Daily Archives: Sep 9, 2011

IAI is introducing a small robotic platform called REX, designed to support infantry teams in dismounted operations. The robotic platform employs a simplified, specially developed method to recognize the path of its leading soldier, following the team’s path with high accuracy using ‘virtual bread crumbs’ the leading soldier leaves behind him. REX’s dimensions and shape were determined to enable the robot efficient integration with common infantry tasks, such as entry into a building (narrow enough to move through doors) or jump from helicopters (the REX fits nicely inside a Blackhawk). Currently in final integration phases at IAI’s robotics department, part of the LAHAV division, REX has already been presented to potential customers and have raised considerable interest. Offloaded from its cargo, REX can be quickly reconfigured to evacuate a wounded soldier on a stretcher. The vehicle’s flatbed already has the attachments to secure the stretcher in place for such mission.

REX, a Robotic K9 from IAI is designed to offload the warfighter from excessive loads carried on dismounted missions. It is trained to follow simple commands, like a trained dog and follow the team's advanced tracking 'virtual bread crumbs' left behind by the advancing force. Photo: Noam Eshel

SInce the first introduction of REX in Korea, in 2009 the vehicle evolved, and shrinked in size to enable operations in enclosed spaces and urban terrain. It is narrow enough to pass through doors and fits comfortably inside a Blackhawk helicopter on air mobile operations, flying along with the squad. Photo: Noam Eshel, Defense Update

According to program manager Uri Paz-Meidan, the small and compact robot was designed to support dismounted infantrymen by carrying various combat loads and supplies, offloading the warfighter from excess, non-combat loads currently carried on a mission. Such load generally includes food and water for extended mission, additional ammunition and many spare batteries of various types, to last the entire mission, as well as relatively heavy mission equipment such as man portable rockets and missiles, observation systems etc. In fact, the small robot is designed to support the modern infantry system, which adds much functionality to the warfighter’s mission but also increases the load weight. To sustain long operations REX will also be configured with battery storage bay and on-board charger feeding on the vehicle’s generated power to maintain a supply of fully charged batteries, reducing man-portable and consumption of spare batteries.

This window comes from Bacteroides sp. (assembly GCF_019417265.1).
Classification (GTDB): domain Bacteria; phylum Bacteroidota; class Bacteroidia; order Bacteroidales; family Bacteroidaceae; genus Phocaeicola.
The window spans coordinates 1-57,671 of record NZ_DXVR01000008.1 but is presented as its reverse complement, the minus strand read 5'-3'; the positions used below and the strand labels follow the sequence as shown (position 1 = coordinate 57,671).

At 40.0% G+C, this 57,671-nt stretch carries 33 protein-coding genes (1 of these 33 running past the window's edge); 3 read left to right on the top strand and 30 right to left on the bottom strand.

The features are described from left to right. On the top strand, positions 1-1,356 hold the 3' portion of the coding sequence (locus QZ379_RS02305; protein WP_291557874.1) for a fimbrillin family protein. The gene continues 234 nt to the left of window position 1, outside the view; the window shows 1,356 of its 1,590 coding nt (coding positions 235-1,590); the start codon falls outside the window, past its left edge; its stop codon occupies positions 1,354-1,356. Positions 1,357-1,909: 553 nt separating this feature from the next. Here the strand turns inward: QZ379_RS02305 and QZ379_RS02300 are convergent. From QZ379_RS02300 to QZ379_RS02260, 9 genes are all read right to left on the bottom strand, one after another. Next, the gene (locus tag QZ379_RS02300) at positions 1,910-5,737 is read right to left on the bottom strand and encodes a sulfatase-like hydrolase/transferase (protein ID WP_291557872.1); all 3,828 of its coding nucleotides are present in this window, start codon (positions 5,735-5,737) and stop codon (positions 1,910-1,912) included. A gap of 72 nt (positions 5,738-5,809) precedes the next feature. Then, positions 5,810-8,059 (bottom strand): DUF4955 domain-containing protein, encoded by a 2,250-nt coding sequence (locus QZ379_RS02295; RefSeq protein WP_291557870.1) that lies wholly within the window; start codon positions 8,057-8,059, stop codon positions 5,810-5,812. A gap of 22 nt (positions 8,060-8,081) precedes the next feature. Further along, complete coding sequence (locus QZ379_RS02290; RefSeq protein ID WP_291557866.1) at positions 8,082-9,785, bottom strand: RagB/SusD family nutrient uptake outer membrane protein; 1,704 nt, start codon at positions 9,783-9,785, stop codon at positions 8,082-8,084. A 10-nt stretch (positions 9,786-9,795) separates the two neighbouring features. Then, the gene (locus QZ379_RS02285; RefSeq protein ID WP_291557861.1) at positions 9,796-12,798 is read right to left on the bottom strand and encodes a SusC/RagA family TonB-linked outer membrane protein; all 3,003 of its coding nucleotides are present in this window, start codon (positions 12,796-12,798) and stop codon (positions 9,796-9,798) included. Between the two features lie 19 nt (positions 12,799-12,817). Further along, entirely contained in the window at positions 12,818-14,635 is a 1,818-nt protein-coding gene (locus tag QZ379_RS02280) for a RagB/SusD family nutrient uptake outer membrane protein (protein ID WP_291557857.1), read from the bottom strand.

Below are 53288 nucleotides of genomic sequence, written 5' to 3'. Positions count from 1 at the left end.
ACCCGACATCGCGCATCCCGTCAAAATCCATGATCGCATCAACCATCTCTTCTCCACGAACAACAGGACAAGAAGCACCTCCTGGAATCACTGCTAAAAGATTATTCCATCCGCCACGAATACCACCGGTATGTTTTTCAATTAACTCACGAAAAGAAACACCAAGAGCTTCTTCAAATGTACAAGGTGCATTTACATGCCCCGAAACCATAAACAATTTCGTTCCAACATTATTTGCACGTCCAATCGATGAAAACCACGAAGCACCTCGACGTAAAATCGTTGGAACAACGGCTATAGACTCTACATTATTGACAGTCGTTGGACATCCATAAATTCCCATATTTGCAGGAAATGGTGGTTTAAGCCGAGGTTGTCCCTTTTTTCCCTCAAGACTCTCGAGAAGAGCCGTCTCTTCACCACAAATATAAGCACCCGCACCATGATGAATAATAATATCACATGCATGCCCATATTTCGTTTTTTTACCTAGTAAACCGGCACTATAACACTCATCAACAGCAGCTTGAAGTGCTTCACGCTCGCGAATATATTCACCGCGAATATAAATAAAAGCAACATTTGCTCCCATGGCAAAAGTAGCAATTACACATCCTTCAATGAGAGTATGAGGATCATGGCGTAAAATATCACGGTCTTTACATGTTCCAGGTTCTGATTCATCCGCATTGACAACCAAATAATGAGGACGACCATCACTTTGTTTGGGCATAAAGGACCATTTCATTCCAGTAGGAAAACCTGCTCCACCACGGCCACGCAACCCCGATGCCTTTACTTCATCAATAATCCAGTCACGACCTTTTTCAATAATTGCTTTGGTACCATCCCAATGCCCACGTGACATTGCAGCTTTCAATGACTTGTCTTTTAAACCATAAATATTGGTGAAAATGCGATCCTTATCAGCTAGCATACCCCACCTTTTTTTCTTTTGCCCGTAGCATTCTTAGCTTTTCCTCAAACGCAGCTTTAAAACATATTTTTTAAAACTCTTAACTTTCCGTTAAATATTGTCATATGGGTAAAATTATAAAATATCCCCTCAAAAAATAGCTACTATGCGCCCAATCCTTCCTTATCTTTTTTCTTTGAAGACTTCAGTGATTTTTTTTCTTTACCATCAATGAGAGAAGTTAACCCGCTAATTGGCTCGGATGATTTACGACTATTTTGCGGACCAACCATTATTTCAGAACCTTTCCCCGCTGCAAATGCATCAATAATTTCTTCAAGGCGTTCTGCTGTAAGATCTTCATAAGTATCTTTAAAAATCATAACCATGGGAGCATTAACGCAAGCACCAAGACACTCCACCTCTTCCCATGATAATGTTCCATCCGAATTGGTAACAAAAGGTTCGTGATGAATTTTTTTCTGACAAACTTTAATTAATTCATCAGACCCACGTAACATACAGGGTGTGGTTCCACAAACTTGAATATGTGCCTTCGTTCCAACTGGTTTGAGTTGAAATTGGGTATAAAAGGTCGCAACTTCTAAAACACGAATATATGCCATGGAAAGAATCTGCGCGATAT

REX is designed as an all terrain 4×4 vehicle powered by a piston engine. The platform weighing about 150 kg can carry 250 kg load, enough to support an infantry squad on a 72 our mission. REX carries enough fuel to move over 100 km. Part of its load can include extra fuel to further extend operational endurance.

Designed as an affordable robotic platform, REX is positioned to be fielded as an organic asset supporting the infantry squad. Photo: Noam Eshel, defense update

The compact robot follows simple commands similar to those used in dog training. The operator can instruct the robot to stay or move behind the force at a certain distance, or close in. He can also transfer control to another team member at a press of a button. The vehicle uses ultrasonic sensors to move forward, keeping clearing off obstacles along its way. Its movement path is determined by electronic ‘breadcrumbs’ automatically placed by the advancing infantry along the way. Multiple sensors are used to determine the vehicle’s position relative to the supported team, both in open area, urban terrain or in GPS denied conditions. REX was designed as a simple and reliable vehicle, responding to five basic commands. The robot is instructed to keep a short or long distance from the team it supports, ordered to ‘stay’ in its place or dash forward to link with the force Alternatively, in situations where a vehicle should move on a different path, it can be driven by tele-operated by remote control unit.

IAI unveiled the REX concept two years ago in 2009, introducing a larger model, configured as a 6×6 platform. Since then the concept evolved into the 4×4 version unveiled at the Latrun Land Warfare conference in 2011. The international debut is planned next month, at the AUSA exhibition in Washington DC.

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